With Celtic due to take on Hearts in a League Cup tie at Parkhead on Sunday, St Anthony casts his mind back to another important Celtic v Hearts League Cup encounter from 1975.
20 August 1975 Celtic 3-1 Hearts Attendance: 26,000
As Kenny Dalglish led the Celtic team out on a warm August evening, he was given an especially good reception from the Celtic support inside Parkhead. For several weeks Dalglish had been in dispute with the club regarding a new contract and as the vultures from England had hovered, it seemed likely that Kenny would follow Lou Macari and Davie Hay’s path down south to the riches of the English game. Happily, the matter was resolved with Kenny being given the Celtic captaincy, and a lucrative new contract which made him the best paid player in the Scottish game, much to the joy of the Celtic fan base. With Jock Stein still in the early stages of recuperating following a serious car crash, it was left to the persuasive powers of Sean Fallon to coax Kenny to stay. Celtic’s management were credited for sorting out a difficult situation despite announcing losses of £19,000 for the financial year. However, it is worth noting that Chelsea reportedly still owed Celtic £80,000 from the transfer of David Hay.
This fixture was part of the 4 team League Cup group stage and Celtic were in a pickle after losing 2-0 to Hearts at Tynecastle just the previous week. A win was therefore imperative to keep the Celts on course towards their 11th consecutive League Cup final, with Aberdeen and Dumbarton being the other two teams in the group. In terms of team selection there was much delight at George Connelly being named on the subs’ bench after another prolonged hiatus away from the club following personal problems in his life.
The Dalglish feel good factor was reflected in the team’s performance when Celtic took the lead in the first minute after left back Andy Lynch’s cross eluded the Hearts defence for Ronnie Glavin to score with a powerful volley. The fans were in great voice and when Dalglish, in full flow and displaying his many talents, was treated roughly by Hearts’ players, the supporters were not slow in voicing their displeasure. Hearts most dangerous player was their ex-Celtic winger, Bobby Prentice, and it took two fine saves from Peter Latchford to deny Prentice an equaliser. Latchford was still a relative newcomer to Celtic and his improving performances now saw him build a fine rapport with the fans after a shaky start to his Celtic career.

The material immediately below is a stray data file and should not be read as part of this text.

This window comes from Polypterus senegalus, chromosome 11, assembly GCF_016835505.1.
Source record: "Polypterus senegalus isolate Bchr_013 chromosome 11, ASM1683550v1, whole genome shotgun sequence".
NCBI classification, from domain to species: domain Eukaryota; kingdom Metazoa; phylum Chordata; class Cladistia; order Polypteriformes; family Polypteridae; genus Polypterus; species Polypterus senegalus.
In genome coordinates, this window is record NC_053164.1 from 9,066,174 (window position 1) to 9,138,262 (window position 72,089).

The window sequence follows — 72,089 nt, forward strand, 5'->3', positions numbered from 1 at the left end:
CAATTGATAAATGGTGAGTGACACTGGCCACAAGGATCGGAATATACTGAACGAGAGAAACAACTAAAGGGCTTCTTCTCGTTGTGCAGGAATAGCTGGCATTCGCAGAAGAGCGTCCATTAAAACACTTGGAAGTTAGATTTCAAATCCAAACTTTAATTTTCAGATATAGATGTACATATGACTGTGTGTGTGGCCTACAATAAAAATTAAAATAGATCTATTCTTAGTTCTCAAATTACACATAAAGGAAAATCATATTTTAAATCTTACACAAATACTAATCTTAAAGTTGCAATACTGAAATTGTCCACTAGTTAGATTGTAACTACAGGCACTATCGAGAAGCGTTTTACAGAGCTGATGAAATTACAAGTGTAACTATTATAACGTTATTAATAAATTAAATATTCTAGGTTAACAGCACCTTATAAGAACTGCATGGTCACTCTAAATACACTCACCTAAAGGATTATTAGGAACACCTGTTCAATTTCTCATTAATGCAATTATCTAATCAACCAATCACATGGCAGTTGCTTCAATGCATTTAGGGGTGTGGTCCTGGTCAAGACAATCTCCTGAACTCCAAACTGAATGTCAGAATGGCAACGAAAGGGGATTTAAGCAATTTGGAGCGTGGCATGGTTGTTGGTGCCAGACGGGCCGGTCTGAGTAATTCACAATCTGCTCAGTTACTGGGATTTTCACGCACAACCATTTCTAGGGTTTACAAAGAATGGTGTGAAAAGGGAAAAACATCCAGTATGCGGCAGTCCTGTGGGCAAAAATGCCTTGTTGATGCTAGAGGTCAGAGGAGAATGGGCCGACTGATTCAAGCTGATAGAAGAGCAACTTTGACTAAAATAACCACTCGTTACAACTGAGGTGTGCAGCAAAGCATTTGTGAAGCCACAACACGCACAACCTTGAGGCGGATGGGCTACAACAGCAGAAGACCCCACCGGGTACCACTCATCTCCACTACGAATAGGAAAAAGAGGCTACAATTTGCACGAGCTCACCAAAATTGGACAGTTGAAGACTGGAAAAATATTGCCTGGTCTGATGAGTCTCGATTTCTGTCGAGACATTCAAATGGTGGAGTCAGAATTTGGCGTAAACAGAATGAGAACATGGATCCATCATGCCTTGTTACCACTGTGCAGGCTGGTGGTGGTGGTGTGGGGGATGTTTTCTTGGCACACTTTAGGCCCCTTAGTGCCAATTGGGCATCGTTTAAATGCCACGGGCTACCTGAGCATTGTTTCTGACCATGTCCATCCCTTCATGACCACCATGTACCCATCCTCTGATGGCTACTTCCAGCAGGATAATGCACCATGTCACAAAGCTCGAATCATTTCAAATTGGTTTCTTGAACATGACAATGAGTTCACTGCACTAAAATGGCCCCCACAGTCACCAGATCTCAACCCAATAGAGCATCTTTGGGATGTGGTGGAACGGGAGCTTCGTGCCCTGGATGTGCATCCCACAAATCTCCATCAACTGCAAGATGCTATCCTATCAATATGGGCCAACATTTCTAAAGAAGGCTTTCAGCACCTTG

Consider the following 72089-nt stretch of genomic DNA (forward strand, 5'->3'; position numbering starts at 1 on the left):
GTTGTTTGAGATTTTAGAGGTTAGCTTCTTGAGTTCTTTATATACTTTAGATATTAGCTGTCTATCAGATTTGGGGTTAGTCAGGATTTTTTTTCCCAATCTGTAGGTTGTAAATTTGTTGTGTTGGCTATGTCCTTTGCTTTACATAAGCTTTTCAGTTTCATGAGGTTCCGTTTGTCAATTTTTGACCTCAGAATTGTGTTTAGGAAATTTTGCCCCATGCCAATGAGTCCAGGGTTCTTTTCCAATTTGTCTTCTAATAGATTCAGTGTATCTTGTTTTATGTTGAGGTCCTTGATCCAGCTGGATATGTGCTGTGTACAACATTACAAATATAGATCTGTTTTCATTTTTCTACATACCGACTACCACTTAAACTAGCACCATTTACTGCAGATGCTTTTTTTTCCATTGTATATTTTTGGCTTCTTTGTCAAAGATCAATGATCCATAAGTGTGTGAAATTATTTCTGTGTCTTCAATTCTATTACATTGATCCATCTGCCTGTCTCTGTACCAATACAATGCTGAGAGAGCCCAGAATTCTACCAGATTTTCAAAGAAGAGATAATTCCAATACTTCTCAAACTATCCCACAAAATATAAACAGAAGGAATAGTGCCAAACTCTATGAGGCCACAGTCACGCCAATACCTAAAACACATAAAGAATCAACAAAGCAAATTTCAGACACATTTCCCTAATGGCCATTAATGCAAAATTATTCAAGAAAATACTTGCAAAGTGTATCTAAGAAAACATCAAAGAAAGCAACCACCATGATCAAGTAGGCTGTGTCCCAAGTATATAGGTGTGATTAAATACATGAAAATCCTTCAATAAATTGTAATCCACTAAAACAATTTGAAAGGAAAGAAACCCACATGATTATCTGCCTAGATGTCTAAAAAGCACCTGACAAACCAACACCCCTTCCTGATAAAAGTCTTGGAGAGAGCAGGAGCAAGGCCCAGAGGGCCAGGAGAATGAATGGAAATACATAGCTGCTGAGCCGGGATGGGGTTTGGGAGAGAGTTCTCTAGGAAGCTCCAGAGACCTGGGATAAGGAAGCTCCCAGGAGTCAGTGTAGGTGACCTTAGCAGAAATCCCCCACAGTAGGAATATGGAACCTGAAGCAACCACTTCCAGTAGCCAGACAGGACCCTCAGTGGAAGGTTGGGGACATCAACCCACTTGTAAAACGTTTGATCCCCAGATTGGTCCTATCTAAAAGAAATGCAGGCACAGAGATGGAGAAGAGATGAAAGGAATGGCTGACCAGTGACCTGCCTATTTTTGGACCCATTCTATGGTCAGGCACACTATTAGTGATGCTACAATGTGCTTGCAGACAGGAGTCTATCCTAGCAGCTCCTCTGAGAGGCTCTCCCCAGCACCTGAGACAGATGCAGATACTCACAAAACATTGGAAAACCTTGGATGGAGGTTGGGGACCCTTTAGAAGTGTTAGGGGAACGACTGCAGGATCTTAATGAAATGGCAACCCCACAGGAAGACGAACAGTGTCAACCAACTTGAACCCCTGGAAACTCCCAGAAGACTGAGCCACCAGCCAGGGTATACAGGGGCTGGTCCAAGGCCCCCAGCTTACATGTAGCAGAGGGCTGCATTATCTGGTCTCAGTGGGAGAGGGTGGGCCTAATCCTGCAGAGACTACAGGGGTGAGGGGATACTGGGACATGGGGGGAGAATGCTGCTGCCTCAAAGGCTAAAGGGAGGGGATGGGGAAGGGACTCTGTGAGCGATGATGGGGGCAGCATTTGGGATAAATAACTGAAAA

On the stroke of half time Celtic scored a spectacular second goal. A Harry Hood corner was over hit and as the ball fell to the left hand side of the area, Andy Lynch hit a first time shot which swerved past Hearts’ goalkeeper, Jim Cruickshank, and into the net. Celtic were now in top gear with the erratic Paul Wilson missing a sitter from two yards out before Johannes Edvaldsson claimed his side’s third goal with a powerful header following another Hood corner.
Drew Busby, Hearts’ powerful striker, pulled one back but it was very much a consolation goal with Celtic running out deserved 3-1 winners. The Celtic supporters that night were watching a team who were very much in transition with a large turnover in their playing personnel. In the previous 12 months Celtic had lost Jim Brogan, Billy McNeill, Jimmy Johnstone, Steve Murray (cruelly, through injury), Davie Hay, Jimmy Quinn and Vic Davidson. Sadly, George Connelly would not last much longer and he too would be gone. In contrast there was now a new generation of Celtic player with a selection of costly purchases such as Lynch, Glavin, Latchford, and Edvaldsson combining with the home grown talents of youngsters, Roddy MacDonald, Jackie McNamara, and Andy Ritchie.
However, it was the importance of retaining Dalglish’s services which was very much celebrated on this night. That fine scribe, Ian Archer, commented in the Glasgow Herald the next day that ‘Celtic without Dalglish is comparable to a plane without wings. With him, they fly.’ Kenny’s talents would keep the Celtic on course for another two years before departing for Liverpool in 1977. To use Archer’s analogy, the Celtic plane then spectacularly crashed into pieces following his departure from but that would be deserving of an article in its own right to explain in full. For the Celtic fans who attended on that happy night in 1975, they were just relieved to have him, even if it would be just for another two years.